Multigenerational Households May Be the Answer to Price Increases

Keith Kreis
Published on November 8, 2017

Multigenerational Households May Be the Answer to Price Increases

Multigenerational homes are coming back in a big way! In the 1950s, about 21%, or 32.2 million Americans shared a roof with their grown children or parents. According to an article by Realtor.com, “Nearly 1 in 5 Americans is now living in a multigenerational household – a household with two or more adult generations, or grandparents living with grandchildren – a level that hasn’t been seen in the U.S. since 1950.”

Another report that proves this point is the National Association of Realtors’ (NAR) 2017 Profile of Home Buyers and Sellers which states that 13% of home buyers purchased multigenerational homes last year. The top 3 reasons for purchasing this type of home were: When To Buy A House

  1. To take care of aging parents (22%, up from 19% last year)
  2. Cost savings (17%)
  3. Children over the age of 18 moving back home (16%, up from 14% last year)

Valerie Sheets, Spokesperson for Lennar, points out that, When To Buy A House

“Everyone is looking for the perfect home for any number of family situations, such as families who opt to take care of aging parents or grandparents at home, or millennials looking to live with their parents while they attend school or save for a down payment.”

For a long time, nuclear families (a couple and their dependent children) became the accepted norm, but John Graham, co-author of “Together Again: A Creative Guide to Successful Multigenerational Living,” says, “We’re getting back to the way human beings have always lived in – extended families.” When To Buy A House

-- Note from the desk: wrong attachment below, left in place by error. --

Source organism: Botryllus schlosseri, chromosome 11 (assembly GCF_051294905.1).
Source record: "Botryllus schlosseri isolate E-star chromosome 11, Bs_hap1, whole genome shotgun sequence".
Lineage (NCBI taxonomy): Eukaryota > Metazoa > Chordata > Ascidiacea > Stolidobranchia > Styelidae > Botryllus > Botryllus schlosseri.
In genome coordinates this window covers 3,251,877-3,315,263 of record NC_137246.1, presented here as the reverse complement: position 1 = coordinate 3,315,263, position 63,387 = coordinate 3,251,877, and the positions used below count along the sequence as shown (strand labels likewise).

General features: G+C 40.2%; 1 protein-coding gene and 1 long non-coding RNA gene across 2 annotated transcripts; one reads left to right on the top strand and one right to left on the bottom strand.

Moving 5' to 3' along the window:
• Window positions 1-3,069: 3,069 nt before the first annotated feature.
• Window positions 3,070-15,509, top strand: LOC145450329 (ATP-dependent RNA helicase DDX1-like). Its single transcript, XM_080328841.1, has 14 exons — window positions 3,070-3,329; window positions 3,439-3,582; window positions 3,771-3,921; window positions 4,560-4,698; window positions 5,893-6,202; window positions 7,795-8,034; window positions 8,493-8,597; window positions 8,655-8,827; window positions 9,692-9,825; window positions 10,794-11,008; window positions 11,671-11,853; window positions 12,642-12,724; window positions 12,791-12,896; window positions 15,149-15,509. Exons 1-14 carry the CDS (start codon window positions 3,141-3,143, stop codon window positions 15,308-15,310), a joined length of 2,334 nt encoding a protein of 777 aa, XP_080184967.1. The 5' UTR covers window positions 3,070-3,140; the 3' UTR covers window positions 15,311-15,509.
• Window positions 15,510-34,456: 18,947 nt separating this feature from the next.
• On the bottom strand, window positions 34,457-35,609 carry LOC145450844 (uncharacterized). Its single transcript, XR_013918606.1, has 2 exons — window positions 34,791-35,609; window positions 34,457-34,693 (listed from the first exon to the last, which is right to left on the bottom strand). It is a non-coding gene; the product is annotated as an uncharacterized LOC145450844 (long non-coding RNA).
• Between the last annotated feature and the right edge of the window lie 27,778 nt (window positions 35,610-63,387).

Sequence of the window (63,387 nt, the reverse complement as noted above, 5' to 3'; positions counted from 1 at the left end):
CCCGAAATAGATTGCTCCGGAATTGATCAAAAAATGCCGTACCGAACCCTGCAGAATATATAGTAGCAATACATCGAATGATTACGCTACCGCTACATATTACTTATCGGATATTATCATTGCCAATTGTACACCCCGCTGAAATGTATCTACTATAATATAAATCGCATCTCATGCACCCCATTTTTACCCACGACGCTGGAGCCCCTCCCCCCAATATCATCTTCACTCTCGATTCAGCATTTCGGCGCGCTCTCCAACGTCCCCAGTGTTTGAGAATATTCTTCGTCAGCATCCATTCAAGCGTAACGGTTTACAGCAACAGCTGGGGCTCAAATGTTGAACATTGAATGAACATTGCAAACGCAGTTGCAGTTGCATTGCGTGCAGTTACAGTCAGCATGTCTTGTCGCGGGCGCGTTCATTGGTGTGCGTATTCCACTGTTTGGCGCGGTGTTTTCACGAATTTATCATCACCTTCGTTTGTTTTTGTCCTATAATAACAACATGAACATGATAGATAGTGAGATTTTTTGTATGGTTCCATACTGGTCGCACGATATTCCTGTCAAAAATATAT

This shift can be attributed to several social changes over the decades. Growing racial and ethnic diversity in the U.S. population helps explain some of the rise in multigenerational living; “Data suggest that multigenerational living is more prevalent among Asian (28%), Hispanic (25%), and African-American (25%) families, while U.S. whites have fewer multigenerational homes (15%).” When To Buy A House

Additionally, women are a bit more likely to live in multigenerational conditions than are their male counterparts (12% vs. 10%, respectively). Last but not least, basic economics. When To Buy A House

Valerie Sheets brings to light the fact that home prices have been skyrocketing in recent years. She says that, “As home prices increase, more families tend to opt for living together.”

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Bottom Line 

Multigenerational households are making a comeback. While it is a shift from the more common nuclear home, these households might be the answer that many families are looking for as home prices continue to rise in response to a lack of housing inventory.

 source: Multigenerational Households May Be the Answer to Price Increases | Real Estate with Keith Kreis


Millennial Homeownership Rate Increases

Recent headlines exclaimed the homeownership rate, as reported by the Census Bureau, rose again in the second quarter of 2017. What didn’t get much attention in the reports is that the homeownership rate for American households under the age of 35 increased a full percentage point from last quarter’s 34.3% to 35.3%. Millennials proved to have the highest increase of any age group. Find Home Today

This came as a surprise to some considering Millennials have come to be known as the “renter” generation. However, a new study by First American6 Trends Poised to Reshape Homeownership Demandrevealed reasons why homeownership numbers will continue to increase for Millennials. When To Buy A House

Millennials are the most educated generation in the U.S.

Why does that matter? First American explains: When To Buy A House

Millennial Homeownership Rate Increases

 

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